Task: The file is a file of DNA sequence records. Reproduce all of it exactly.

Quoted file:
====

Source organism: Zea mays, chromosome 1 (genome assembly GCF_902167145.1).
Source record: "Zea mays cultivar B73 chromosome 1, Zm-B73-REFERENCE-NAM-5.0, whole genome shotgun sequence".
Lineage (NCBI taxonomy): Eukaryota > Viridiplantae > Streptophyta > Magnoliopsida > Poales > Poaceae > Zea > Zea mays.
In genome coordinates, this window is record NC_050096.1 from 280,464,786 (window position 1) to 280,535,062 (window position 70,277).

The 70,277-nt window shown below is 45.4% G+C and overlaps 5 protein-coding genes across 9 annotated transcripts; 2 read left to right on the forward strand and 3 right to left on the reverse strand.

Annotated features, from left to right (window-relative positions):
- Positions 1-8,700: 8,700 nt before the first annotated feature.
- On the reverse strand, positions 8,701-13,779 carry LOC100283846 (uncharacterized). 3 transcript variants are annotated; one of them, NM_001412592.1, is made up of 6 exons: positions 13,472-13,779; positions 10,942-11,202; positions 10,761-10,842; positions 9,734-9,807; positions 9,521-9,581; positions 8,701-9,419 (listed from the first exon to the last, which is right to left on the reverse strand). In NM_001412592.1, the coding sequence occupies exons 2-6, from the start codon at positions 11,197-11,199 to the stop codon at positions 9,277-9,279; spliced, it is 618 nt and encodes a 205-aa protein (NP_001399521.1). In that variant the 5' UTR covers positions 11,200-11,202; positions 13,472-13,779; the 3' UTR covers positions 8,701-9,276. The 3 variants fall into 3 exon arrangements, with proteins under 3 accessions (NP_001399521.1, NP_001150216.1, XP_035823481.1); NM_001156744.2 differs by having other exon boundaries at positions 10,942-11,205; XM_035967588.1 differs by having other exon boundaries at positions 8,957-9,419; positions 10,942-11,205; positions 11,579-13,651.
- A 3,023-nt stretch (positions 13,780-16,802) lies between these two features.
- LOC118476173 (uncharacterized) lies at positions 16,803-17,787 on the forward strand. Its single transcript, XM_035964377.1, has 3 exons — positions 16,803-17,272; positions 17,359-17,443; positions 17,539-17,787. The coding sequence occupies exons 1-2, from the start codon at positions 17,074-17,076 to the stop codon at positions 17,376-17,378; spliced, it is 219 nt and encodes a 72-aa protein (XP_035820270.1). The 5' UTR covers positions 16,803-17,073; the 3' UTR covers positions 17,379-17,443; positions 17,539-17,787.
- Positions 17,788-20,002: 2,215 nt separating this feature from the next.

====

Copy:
Source organism: Zea mays, chromosome 1 (genome assembly GCF_902167145.1).
Source record: "Zea mays cultivar B73 chromosome 1, Zm-B73-REFERENCE-NAM-5.0, whole genome shotgun sequence".
Lineage (NCBI taxonomy): Eukaryota > Viridiplantae > Streptophyta > Magnoliopsida > Poales > Poaceae > Zea > Zea mays.
In genome coordinates, this window is record NC_050096.1 from 280,464,786 (window position 1) to 280,535,062 (window position 70,277).

The 70,277-nt window shown below is 45.4% G+C and overlaps 5 protein-coding genes across 9 annotated transcripts; 2 read left to right on the forward strand and 3 right to left on the reverse strand.

Annotated features, from left to right (window-relative positions):
- Positions 1-8,700: 8,700 nt before the first annotated feature.
- On the reverse strand, positions 8,701-13,779 carry LOC100283846 (uncharacterized). 3 transcript variants are annotated; one of them, NM_001412592.1, is made up of 6 exons: positions 13,472-13,779; positions 10,942-11,202; positions 10,761-10,842; positions 9,734-9,807; positions 9,521-9,581; positions 8,701-9,419 (listed from the first exon to the last, which is right to left on the reverse strand). In NM_001412592.1, the coding sequence occupies exons 2-6, from the start codon at positions 11,197-11,199 to the stop codon at positions 9,277-9,279; spliced, it is 618 nt and encodes a 205-aa protein (NP_001399521.1). In that variant the 5' UTR covers positions 11,200-11,202; positions 13,472-13,779; the 3' UTR covers positions 8,701-9,276. The 3 variants fall into 3 exon arrangements, with proteins under 3 accessions (NP_001399521.1, NP_001150216.1, XP_035823481.1); NM_001156744.2 differs by having other exon boundaries at positions 10,942-11,205; XM_035967588.1 differs by having other exon boundaries at positions 8,957-9,419; positions 10,942-11,205; positions 11,579-13,651.
- A 3,023-nt stretch (positions 13,780-16,802) lies between these two features.
- LOC118476173 (uncharacterized) lies at positions 16,803-17,787 on the forward strand. Its single transcript, XM_035964377.1, has 3 exons — positions 16,803-17,272; positions 17,359-17,443; positions 17,539-17,787. The coding sequence occupies exons 1-2, from the start codon at positions 17,074-17,076 to the stop codon at positions 17,376-17,378; spliced, it is 219 nt and encodes a 72-aa protein (XP_035820270.1). The 5' UTR covers positions 16,803-17,073; the 3' UTR covers positions 17,379-17,443; positions 17,539-17,787.
- Positions 17,788-20,002: 2,215 nt separating this feature from the next.